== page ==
Perhaps the most intimate moment in the film is the point at which Yasui speaks of her reaction upon learning that her grandfather committed suicide. The images she uses are old home movies of Masuo and Shidzuyo standing outdoors and looking at a United States flag; the two of them standing outdoors, Masuo holding Yasui's older brother as an infant; and a slow-motion take of a close-up of Masuo and the boy. The narration:

"A year after I started this film my father told me the following story, and his silences began to make sense. The trust and respect my grandfather worked so hard for disappeared with Pearl Harbor. For many former friends and neighbors, the length of his sentence was proof that he'd been disloyal to his country. As my grandfather grew older, he got anxious and fearful, always worried that the FBI was coming once again to arrest him. After too many years of suffering these fears, my grandfather committed suicide at the age of 71. It took my father 28 years to tell me this."

During the last two sentences, the image of Masuo and the boy freezes, then cuts to black. This sudden lack of visual movement and subsequent blackout fonts the viewer to focus on Yasui's words; it is as if what she is saying is so powerfully painful that the image is rendered immobile. A few minutes later in the documentary, Yasui returns to the moment Robert revealed the secret of Masuo's death:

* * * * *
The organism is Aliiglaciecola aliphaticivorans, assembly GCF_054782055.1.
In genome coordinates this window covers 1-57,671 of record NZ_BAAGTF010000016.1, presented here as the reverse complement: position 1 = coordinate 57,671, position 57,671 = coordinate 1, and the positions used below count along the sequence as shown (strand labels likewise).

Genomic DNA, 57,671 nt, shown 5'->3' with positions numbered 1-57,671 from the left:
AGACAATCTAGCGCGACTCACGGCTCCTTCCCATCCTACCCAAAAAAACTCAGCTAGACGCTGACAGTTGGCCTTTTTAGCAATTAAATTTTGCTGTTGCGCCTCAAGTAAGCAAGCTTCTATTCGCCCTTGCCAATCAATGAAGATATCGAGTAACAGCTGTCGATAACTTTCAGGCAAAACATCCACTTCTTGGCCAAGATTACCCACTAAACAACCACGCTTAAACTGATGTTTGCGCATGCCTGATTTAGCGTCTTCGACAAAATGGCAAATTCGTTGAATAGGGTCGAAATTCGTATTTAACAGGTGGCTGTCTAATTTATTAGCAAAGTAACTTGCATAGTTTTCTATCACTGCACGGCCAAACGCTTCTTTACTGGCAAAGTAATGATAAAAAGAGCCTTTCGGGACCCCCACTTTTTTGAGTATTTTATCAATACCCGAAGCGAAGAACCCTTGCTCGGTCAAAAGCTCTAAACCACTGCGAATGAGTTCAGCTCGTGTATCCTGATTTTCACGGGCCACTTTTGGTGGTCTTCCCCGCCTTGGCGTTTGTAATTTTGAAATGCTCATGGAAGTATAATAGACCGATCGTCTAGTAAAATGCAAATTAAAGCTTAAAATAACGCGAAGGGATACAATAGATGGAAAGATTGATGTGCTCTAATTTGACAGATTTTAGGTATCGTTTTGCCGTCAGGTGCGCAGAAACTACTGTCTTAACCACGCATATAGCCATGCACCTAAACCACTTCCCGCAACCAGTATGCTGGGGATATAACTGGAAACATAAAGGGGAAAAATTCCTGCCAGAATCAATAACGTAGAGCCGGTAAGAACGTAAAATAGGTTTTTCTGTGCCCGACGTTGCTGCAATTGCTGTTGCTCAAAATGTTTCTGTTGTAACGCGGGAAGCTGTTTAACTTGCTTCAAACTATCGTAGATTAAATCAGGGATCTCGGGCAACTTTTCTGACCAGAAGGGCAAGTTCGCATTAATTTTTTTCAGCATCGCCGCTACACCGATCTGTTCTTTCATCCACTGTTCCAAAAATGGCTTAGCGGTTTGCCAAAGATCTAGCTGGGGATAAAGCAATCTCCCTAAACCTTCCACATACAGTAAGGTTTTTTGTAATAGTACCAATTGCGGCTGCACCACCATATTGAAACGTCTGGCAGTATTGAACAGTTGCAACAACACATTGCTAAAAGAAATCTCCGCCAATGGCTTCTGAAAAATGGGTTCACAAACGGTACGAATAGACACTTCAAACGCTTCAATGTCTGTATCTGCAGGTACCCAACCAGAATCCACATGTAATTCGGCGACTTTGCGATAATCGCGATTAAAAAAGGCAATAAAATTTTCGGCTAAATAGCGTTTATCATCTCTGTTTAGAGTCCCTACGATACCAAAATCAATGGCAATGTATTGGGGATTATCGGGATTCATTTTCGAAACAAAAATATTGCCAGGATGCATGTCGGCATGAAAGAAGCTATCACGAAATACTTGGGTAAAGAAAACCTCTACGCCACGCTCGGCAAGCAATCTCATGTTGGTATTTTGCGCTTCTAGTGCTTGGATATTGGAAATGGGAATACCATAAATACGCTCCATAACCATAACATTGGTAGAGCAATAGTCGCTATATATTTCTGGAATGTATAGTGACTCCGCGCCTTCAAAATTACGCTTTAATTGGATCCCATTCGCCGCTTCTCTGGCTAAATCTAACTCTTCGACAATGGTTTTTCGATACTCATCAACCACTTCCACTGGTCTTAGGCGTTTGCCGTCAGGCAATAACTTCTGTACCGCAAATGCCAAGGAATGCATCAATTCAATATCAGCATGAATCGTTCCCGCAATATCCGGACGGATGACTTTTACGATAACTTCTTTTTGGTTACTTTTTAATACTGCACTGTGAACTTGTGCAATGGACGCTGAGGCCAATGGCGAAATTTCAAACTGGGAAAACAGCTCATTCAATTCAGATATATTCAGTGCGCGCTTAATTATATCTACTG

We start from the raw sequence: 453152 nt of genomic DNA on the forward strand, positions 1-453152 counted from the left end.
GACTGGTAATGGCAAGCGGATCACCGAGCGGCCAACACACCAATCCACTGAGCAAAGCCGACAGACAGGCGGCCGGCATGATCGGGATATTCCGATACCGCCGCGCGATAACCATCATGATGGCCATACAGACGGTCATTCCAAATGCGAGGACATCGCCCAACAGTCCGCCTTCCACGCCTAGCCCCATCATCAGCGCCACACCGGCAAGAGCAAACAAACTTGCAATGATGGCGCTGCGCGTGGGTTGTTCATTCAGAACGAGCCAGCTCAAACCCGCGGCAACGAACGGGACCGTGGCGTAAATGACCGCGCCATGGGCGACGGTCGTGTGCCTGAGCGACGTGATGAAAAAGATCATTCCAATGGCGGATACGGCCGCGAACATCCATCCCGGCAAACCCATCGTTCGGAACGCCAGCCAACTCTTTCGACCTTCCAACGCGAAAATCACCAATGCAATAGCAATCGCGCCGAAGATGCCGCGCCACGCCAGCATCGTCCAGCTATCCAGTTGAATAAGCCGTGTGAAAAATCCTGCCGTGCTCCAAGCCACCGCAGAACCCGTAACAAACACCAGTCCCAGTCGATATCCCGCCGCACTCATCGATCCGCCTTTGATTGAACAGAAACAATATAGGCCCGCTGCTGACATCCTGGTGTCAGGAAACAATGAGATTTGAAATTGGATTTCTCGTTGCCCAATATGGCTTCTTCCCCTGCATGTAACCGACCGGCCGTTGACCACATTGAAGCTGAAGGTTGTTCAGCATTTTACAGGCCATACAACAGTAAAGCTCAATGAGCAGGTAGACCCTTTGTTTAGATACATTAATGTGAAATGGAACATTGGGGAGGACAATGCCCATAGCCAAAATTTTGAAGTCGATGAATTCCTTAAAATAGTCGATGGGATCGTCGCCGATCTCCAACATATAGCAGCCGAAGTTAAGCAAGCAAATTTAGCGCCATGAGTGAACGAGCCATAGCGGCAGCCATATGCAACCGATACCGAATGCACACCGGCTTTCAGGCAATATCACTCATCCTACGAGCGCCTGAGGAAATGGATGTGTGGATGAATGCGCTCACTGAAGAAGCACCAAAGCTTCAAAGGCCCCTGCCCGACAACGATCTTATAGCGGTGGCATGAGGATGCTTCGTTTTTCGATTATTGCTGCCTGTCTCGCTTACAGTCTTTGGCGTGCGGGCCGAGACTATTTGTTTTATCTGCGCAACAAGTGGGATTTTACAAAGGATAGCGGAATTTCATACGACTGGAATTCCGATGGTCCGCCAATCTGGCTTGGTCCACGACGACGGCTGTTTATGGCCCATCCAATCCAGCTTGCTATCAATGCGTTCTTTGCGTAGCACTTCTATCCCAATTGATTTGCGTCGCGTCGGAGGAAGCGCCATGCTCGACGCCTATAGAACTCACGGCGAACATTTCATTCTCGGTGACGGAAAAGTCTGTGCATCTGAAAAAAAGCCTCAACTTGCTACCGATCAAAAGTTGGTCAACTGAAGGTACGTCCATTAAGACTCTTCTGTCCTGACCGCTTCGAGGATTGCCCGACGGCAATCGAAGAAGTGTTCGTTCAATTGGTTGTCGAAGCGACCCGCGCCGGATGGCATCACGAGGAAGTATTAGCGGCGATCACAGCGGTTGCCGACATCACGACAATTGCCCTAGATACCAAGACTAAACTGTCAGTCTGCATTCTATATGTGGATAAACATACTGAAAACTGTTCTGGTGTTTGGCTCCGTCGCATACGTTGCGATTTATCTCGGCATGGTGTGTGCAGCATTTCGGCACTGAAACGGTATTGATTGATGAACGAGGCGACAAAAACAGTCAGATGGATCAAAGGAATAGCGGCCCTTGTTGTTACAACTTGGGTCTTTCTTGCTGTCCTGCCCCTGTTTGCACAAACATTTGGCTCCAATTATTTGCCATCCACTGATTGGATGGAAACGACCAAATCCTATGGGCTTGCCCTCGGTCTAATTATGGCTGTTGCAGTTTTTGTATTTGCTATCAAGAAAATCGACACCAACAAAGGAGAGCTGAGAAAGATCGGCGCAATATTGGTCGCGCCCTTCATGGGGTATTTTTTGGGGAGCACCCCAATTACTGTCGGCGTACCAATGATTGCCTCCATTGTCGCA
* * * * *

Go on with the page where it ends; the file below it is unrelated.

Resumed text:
"The night my father told me about my grandfather's suicide, we were alone in the kitchen. I was asking about my grandfather's life after the war, when my dad suddenly grew quiet and said, 'Don't you know how he died?' And when he said that, somehow I knew. I cried because I could see my father's pain. And I cried because in that instant my grandfather seemed more real to me than ever before."

It is precisely because Robert withheld information about Masuo's suicide for so many years that Yasui understands the magnitude of his pain, and finally understands his evasions and silences. He further explains to Yasui:

"I think this is all part of some of the very painful things that we tend to not discuss. It's the same psychological reason that the second generation, the nisei, didn't talk about the evacuation; and if you remember, we did not discuss it with you. It was perhaps partly a feeling that it was past, it was done with, it was an unpleasant time of our lives and it's past. Let's get on with life."